Main Content

svd

Singular value decomposition

Description

example

S = svd(A) returns the singular values of matrix A in descending order.

example

[U,S,V] = svd(A) performs a singular value decomposition of matrix A, such that A = U*S*V'.

example

[___] = svd(A,"econ") produces an economy-size decomposition of A using either of the previous output argument combinations. If A is an m-by-n matrix, then:

  • m > n — Only the first n columns of U are computed, and S is n-by-n.

  • m = nsvd(A,"econ") is equivalent to svd(A).

  • m < n — Only the first m columns of V are computed, and S is m-by-m.

The economy-size decomposition removes extra rows or columns of zeros from the diagonal matrix of singular values, S, along with the columns in either U or V that multiply those zeros in the expression A = U*S*V'. Removing these zeros and columns can improve execution time and reduce storage requirements without compromising the accuracy of the decomposition.

example

[___] = svd(A,0) produces a different economy-size decomposition of m-by-n matrix A:

  • m > nsvd(A,0) is equivalent to svd(A,"econ").

  • m <= nsvd(A,0) is equivalent to svd(A).

[___] = svd(___,outputForm) optionally specifies the output format for the singular values. You can use this option with any of the previous input or output argument combinations. Specify "vector" to return the singular values as a column vector, or "matrix" to return the singular values in a diagonal matrix.

Examples

collapse all

Compute the singular values of a full rank matrix.

A = [1 0 1; -1 -2 0; 0 1 -1]
A = 3×3

     1     0     1
    -1    -2     0
     0     1    -1

s = svd(A)
s = 3×1

    2.4605
    1.6996
    0.2391

Find the singular value decomposition of a rectangular matrix A.

A = [1 2; 3 4; 5 6; 7 8]
A = 4×2

     1     2
     3     4
     5     6
     7     8

[U,S,V] = svd(A)
U = 4×4

   -0.1525   -0.8226   -0.3945   -0.3800
   -0.3499   -0.4214    0.2428    0.8007
   -0.5474   -0.0201    0.6979   -0.4614
   -0.7448    0.3812   -0.5462    0.0407

S = 4×2

   14.2691         0
         0    0.6268
         0         0
         0         0

V = 2×2

   -0.6414    0.7672
   -0.7672   -0.6414

Confirm the relation A = U*S*V', within machine precision.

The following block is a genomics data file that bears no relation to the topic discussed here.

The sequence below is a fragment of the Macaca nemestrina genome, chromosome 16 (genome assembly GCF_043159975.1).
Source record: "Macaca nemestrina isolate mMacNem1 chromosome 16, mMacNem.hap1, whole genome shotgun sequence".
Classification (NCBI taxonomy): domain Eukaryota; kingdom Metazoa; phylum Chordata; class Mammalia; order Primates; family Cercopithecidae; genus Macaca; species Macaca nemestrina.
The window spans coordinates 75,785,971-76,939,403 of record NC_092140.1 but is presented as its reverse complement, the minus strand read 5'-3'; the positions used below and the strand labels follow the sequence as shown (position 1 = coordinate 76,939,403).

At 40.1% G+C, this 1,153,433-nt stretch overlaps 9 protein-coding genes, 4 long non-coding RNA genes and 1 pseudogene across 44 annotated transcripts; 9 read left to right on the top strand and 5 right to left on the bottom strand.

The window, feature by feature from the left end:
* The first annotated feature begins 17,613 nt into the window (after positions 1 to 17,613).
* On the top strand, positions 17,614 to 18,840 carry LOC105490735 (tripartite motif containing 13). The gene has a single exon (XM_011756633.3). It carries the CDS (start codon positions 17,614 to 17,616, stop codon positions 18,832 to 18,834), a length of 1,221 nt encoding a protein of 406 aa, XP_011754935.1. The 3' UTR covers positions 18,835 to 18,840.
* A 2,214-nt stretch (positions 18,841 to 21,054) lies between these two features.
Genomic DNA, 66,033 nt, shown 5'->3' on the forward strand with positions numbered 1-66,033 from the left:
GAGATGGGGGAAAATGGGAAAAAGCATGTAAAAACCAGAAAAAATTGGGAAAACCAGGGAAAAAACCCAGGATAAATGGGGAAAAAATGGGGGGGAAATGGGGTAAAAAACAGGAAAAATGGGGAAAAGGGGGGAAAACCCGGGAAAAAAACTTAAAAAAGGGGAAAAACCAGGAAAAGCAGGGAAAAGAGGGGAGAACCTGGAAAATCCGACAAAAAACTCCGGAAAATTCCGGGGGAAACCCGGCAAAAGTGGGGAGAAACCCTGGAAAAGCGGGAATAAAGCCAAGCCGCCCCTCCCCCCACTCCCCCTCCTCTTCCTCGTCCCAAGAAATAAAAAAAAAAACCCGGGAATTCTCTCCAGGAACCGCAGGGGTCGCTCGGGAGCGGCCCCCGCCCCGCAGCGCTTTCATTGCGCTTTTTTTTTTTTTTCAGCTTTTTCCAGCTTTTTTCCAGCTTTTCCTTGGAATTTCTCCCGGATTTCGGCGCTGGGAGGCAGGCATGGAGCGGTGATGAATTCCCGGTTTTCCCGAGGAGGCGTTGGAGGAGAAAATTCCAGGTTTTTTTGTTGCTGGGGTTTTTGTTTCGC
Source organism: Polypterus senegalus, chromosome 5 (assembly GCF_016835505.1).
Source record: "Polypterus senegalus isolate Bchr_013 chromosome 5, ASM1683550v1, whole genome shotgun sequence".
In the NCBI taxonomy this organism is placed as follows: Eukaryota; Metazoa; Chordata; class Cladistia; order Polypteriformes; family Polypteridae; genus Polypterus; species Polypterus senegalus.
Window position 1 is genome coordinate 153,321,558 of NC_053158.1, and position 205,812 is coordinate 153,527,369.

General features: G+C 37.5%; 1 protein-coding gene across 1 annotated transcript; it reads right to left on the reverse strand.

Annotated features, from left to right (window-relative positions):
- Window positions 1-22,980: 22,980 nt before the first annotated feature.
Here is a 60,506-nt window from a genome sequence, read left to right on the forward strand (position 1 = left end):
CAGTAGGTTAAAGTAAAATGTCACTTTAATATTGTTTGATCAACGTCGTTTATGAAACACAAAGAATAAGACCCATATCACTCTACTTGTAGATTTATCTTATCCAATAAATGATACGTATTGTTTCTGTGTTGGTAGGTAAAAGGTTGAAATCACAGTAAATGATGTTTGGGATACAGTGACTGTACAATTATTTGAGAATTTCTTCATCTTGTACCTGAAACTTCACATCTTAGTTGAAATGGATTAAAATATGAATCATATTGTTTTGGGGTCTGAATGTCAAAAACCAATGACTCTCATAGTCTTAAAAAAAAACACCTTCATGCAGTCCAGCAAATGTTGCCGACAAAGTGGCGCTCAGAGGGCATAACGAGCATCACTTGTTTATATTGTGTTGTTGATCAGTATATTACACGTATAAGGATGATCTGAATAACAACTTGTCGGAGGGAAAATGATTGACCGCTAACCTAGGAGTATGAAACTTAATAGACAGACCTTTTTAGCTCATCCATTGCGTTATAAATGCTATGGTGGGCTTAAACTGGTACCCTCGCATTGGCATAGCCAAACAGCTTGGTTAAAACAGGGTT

U*S*V'
ans = 4×2

    1.0000    2.0000
    3.0000    4.0000
    5.0000    6.0000
    7.0000    8.0000

Calculate the complete and economy-size decompositions of a rectangular matrix.

A = [1 2; 3 4; 5 6; 7 8]
A = 4×2

     1     2
     3     4
     5     6
     7     8

[U,S,V] = svd(A)
U = 4×4

   -0.1525   -0.8226   -0.3945   -0.3800
   -0.3499   -0.4214    0.2428    0.8007
   -0.5474   -0.0201    0.6979   -0.4614
   -0.7448    0.3812   -0.5462    0.0407

S = 4×2

   14.2691         0
         0    0.6268
         0         0
         0         0

V = 2×2

   -0.6414    0.7672
   -0.7672   -0.6414

[U,S,V] = svd(A,"econ")
U = 4×2

   -0.1525   -0.8226
   -0.3499   -0.4214
   -0.5474   -0.0201
   -0.7448    0.3812

S = 2×2

   14.2691         0
         0    0.6268

V = 2×2

   -0.6414    0.7672
   -0.7672   -0.6414

Since A is 4-by-2, svd(A,"econ") returns fewer columns in U and fewer rows in S compared to a complete decomposition. Extra rows of zeros in S are excluded, along with the corresponding columns in U that would multiply with those zeros in the expression A = U*S*V'.

Create a 6-by-6 magic square matrix and calculate the SVD. By default, svd returns the singular values in a diagonal matrix when you specify multiple outputs.

A = magic(6);
[U,S,V] = svd(A)
U = 6×6

   -0.4082    0.5574    0.0456   -0.4182    0.3092    0.5000
   -0.4082   -0.2312    0.6301   -0.2571   -0.5627   -0.0000
   -0.4082    0.4362    0.2696    0.5391    0.1725   -0.5000
   -0.4082   -0.3954   -0.2422   -0.4590    0.3971   -0.5000
   -0.4082    0.1496   -0.6849    0.0969   -0.5766   -0.0000
   -0.4082   -0.5166   -0.0182    0.4983    0.2604    0.5000

S = 6×6

  111.0000         0         0         0         0         0
         0   50.6802         0         0         0         0
         0         0   34.3839         0         0         0
         0         0         0   10.1449         0         0
         0         0         0         0    5.5985         0
         0         0         0         0         0    0.0000

V = 6×6

   -0.4082    0.6234   -0.3116    0.2495    0.2511   -0.4714
   -0.4082   -0.6282    0.3425    0.1753    0.2617   -0.4714
   -0.4082   -0.4014   -0.7732   -0.0621   -0.1225    0.2357
   -0.4082    0.1498    0.2262   -0.4510    0.5780    0.4714
   -0.4082    0.1163    0.2996    0.6340   -0.3255    0.4714
   -0.4082    0.1401    0.2166   -0.5457   -0.6430   -0.2357

Specify the "vector" option to return the singular values in a column vector.

[U,S,V] = svd(A,"vector")
U = 6×6

   -0.4082    0.5574    0.0456   -0.4182    0.3092    0.5000
   -0.4082   -0.2312    0.6301   -0.2571   -0.5627   -0.0000
   -0.4082    0.4362    0.2696    0.5391    0.1725   -0.5000
   -0.4082   -0.3954   -0.2422   -0.4590    0.3971   -0.5000
   -0.4082    0.1496   -0.6849    0.0969   -0.5766   -0.0000